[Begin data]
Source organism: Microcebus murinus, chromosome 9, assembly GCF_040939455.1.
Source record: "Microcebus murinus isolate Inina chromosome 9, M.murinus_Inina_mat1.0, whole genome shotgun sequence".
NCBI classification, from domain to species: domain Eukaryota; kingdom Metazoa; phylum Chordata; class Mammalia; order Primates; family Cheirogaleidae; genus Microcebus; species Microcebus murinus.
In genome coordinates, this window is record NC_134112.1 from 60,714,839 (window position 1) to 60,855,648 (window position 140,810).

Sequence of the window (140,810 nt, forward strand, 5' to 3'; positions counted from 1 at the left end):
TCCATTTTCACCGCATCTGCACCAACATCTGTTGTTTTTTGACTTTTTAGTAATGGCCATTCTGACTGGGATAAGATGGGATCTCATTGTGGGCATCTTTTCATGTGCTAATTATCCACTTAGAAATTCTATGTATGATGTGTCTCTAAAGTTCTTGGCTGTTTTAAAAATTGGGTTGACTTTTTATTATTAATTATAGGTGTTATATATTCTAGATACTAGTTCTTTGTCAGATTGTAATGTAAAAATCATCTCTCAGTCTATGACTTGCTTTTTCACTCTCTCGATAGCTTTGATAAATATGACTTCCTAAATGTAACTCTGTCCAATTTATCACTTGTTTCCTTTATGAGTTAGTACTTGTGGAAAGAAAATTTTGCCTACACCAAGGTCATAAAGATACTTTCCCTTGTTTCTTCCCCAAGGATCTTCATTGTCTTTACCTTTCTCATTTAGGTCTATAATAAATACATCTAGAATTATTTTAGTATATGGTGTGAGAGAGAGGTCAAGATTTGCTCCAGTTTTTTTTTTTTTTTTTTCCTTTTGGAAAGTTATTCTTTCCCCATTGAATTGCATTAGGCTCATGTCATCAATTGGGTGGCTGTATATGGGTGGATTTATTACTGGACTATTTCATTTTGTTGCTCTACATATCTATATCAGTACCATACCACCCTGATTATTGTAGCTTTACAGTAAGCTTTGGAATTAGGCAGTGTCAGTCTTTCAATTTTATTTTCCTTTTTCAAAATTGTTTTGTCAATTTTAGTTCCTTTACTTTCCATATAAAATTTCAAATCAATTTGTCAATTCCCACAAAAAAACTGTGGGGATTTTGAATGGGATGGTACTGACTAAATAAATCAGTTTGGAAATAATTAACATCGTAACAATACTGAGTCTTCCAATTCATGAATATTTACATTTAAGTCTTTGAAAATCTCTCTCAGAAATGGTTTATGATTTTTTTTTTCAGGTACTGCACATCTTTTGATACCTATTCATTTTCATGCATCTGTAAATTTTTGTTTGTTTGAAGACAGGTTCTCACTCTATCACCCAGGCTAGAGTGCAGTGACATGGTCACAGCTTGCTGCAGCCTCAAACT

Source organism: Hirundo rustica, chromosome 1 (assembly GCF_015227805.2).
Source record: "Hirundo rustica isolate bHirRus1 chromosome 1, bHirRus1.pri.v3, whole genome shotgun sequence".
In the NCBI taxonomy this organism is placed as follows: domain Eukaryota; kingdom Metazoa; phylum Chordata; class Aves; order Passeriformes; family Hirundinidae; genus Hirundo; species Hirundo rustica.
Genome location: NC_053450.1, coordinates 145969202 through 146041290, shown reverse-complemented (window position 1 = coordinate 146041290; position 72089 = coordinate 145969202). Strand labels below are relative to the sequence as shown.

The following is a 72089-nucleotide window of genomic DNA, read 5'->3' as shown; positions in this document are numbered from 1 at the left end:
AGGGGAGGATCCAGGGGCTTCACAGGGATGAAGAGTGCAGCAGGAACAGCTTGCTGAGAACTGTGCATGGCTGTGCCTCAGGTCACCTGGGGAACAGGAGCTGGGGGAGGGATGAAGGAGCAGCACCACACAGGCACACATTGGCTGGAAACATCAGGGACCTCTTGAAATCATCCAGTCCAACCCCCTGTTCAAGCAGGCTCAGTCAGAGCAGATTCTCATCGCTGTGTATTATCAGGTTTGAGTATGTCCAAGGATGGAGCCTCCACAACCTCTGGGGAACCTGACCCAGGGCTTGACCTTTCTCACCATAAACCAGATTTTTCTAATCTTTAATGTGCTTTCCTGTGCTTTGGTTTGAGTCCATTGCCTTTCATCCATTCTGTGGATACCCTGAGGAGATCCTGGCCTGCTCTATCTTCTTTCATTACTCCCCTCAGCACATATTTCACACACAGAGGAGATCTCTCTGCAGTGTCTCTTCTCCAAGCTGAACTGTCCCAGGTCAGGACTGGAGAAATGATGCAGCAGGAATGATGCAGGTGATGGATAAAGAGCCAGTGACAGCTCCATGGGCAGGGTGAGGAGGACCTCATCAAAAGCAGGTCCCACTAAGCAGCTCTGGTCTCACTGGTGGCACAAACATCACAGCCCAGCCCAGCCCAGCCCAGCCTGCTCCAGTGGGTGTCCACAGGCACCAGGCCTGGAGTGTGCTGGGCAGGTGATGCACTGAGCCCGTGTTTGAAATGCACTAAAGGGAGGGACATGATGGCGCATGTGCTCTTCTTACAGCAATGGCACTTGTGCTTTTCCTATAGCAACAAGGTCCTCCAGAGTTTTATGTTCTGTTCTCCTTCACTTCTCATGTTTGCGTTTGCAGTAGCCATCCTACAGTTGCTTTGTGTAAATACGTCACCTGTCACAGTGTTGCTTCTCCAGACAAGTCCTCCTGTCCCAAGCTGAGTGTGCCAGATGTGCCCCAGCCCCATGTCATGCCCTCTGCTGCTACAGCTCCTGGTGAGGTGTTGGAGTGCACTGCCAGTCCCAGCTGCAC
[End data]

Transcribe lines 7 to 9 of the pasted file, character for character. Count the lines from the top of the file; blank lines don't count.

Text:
Source organism: Hirundo rustica, chromosome 1 (assembly GCF_015227805.2).
Source record: "Hirundo rustica isolate bHirRus1 chromosome 1, bHirRus1.pri.v3, whole genome shotgun sequence".
In the NCBI taxonomy this organism is placed as follows: domain Eukaryota; kingdom Metazoa; phylum Chordata; class Aves; order Passeriformes; family Hirundinidae; genus Hirundo; species Hirundo rustica.